It’s important to take stock of where your money is going and what it’s doing for you. Just because you spent money on something in the past, doesn’t mean it’s still a worthwhile expense. This is the time to break out of the cycle of laziness or emotions that keep you in a spending rut.
How to Reduce Fixed Costs:
As we discussed in our last budget post, there are fixed costs and variable costs. While it is true that fixed costs do not change from month-to-month, it doesn’t mean that you can’t make a significant change to better accommodate your lifestyle. For example, typical loans people have include: mortgages, car loans, and student debt. While these must be paid, depending on when you made the original purchase and what the market looks like now, you can make a significant change by refinancing. There are pros and cons to doing this, so it’s important to evaluate the impact on not just your monthly expenses, but your future financial goals.
How to Reduce Variable Costs:
If you’re being honest with yourself, which can be extremely difficult, this is where you have the potential to make the most significant changes in your spending. Some examples I previously gave for variable costs include food, electricity, clothing shopping, dining out, and entertainment.
My husband and I recently went through a significant family finance overhaul and here are some easy changes we made to our variable costs that had an immediate impact:
Coffee Cup Status Symbol vs The DIY Version: This one was tough for me. As a tea drinker, I am particular to a certain green-logo coffee shop that has all kinds of fancy tea drinks. My usual carries a $5 price tag per cup. OUCH. While I still treat myself occasionally, I replaced this with a homemade version of a different drink (London Fog, anyone?) that tastes pretty darn good for a fraction of the price.
Dropping the Shopping: As someone who used shopping as therapy, to celebrate a bonus, or for any other reason (let’s be honest here), this was another change that took a lot of will-power. So, I made some changes in my shopping habits as well. To start, I didn’t shop unless there was something I absolutely needed. Next, I maximized sales by planning around holiday weekends, because stores love an excuse for a sale. Lastly, I started shopping at less expensive stores and on consignment. Not only do I get a kick out of the discounts, but gone are the days of smelly thrift stores. Sites like thredUP make the experience fun and you can do it from your phone while you’re waiting in line at the grocery store!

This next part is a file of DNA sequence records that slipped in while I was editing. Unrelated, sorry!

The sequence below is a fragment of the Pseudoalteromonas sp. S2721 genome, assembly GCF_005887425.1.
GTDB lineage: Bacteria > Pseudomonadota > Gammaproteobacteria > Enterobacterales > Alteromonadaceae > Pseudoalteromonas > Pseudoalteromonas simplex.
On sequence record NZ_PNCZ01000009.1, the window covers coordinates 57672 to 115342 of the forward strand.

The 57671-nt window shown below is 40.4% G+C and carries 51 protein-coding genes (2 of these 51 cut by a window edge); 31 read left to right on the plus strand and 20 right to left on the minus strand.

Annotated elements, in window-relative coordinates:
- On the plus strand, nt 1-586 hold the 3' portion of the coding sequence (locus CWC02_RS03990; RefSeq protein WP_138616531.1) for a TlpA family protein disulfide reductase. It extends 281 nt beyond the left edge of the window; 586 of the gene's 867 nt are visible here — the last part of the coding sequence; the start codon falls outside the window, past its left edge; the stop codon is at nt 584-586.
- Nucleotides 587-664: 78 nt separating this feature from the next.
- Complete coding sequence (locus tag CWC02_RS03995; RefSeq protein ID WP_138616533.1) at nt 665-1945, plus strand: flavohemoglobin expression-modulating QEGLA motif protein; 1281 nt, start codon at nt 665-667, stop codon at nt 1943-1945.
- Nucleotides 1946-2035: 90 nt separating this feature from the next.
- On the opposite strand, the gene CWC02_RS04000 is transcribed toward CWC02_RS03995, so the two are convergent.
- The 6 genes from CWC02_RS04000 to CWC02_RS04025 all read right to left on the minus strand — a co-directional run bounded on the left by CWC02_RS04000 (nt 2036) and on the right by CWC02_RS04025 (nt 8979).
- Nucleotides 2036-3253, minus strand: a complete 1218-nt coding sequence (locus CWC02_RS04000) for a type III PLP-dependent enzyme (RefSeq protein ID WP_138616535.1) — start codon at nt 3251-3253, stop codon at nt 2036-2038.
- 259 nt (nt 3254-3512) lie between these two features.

Bring Cable to the Table: Yes, we all love our various shows and I’m sure you have your cable plan bundled with your internet plan. You’re also getting a lot of extra content that you don’t want or need, because cable companies know that bundling items gives you less choice. We dumped cable and now pay for high speed internet in addition to subscriptions to Hulu and Netflix. Now, we started with the premium package of everything but realized that our cash flow didn’t support the extras, so we had to dump HBO and Showtime. This sucked! I know someday we’ll be able to add them back in, and then I will binge watch a whole slew of my old favorites, but until then, we earnestly needed to reduce spending and sometimes the cuts can hurt.
Exercise Yourself, Not Your Wallet: I know I just touched on a sensitive topic for a lot of y’all. People feel like they should have a gym membership, because paying for it will guilt them into going. How’s that working out for you? I’m certainly not advocating not working out, but for those of you who truly don’t use your gym membership or make it there once every couple of weeks, consider switching to a pay-per-class type of program or even an at-home workout plan. I fully understand how hard it can be to motivate for a workout, but I also know how much worse it feels to see that monthly expense on my credit card statement and then feel even more deflated about not making it to the gym.
So, my challenge for you is to take an earnest look at what you’re spending looks like and where you can make changes. Some can be as low as $5 a week, but every little bit counts and a few $5 per week changes can add up to big bucks on a monthly basis.